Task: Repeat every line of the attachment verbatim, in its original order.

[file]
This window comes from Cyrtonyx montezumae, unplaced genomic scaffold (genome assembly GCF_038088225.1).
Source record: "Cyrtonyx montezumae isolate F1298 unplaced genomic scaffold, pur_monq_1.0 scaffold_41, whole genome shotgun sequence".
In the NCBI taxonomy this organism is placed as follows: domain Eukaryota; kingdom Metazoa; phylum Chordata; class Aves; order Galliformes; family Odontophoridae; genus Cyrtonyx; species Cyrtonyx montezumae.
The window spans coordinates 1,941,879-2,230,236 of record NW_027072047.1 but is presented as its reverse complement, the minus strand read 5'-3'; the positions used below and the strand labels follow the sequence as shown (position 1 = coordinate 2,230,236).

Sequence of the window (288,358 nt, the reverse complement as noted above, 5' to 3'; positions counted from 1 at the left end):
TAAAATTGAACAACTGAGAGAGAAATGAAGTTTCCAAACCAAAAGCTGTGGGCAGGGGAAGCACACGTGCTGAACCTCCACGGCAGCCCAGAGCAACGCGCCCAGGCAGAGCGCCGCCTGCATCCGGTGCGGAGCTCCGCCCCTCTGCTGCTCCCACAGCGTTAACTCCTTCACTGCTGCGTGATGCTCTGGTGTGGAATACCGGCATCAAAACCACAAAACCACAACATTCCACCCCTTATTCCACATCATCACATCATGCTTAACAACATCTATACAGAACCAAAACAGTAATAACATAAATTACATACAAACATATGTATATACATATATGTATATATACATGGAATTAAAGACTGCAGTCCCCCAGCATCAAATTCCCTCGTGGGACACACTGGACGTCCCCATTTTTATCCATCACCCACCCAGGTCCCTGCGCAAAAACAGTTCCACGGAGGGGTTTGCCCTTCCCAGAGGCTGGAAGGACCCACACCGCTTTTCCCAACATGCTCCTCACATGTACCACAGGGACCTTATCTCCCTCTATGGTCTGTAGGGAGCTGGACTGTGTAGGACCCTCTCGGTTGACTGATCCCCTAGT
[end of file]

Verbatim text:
This window comes from Cyrtonyx montezumae, unplaced genomic scaffold (genome assembly GCF_038088225.1).
Source record: "Cyrtonyx montezumae isolate F1298 unplaced genomic scaffold, pur_monq_1.0 scaffold_41, whole genome shotgun sequence".
In the NCBI taxonomy this organism is placed as follows: domain Eukaryota; kingdom Metazoa; phylum Chordata; class Aves; order Galliformes; family Odontophoridae; genus Cyrtonyx; species Cyrtonyx montezumae.
The window spans coordinates 1,941,879-2,230,236 of record NW_027072047.1 but is presented as its reverse complement, the minus strand read 5'-3'; the positions used below and the strand labels follow the sequence as shown (position 1 = coordinate 2,230,236).

Sequence of the window (288,358 nt, the reverse complement as noted above, 5' to 3'; positions counted from 1 at the left end):
TAAAATTGAACAACTGAGAGAGAAATGAAGTTTCCAAACCAAAAGCTGTGGGCAGGGGAAGCACACGTGCTGAACCTCCACGGCAGCCCAGAGCAACGCGCCCAGGCAGAGCGCCGCCTGCATCCGGTGCGGAGCTCCGCCCCTCTGCTGCTCCCACAGCGTTAACTCCTTCACTGCTGCGTGATGCTCTGGTGTGGAATACCGGCATCAAAACCACAAAACCACAACATTCCACCCCTTATTCCACATCATCACATCATGCTTAACAACATCTATACAGAACCAAAACAGTAATAACATAAATTACATACAAACATATGTATATACATATATGTATATATACATGGAATTAAAGACTGCAGTCCCCCAGCATCAAATTCCCTCGTGGGACACACTGGACGTCCCCATTTTTATCCATCACCCACCCAGGTCCCTGCGCAAAAACAGTTCCACGGAGGGGTTTGCCCTTCCCAGAGGCTGGAAGGACCCACACCGCTTTTCCCAACATGCTCCTCACATGTACCACAGGGACCTTATCTCCCTCTATGGTCTGTAGGGAGCTGGACTGTGTAGGACCCTCTCGGTTGACTGATCCCCTAGT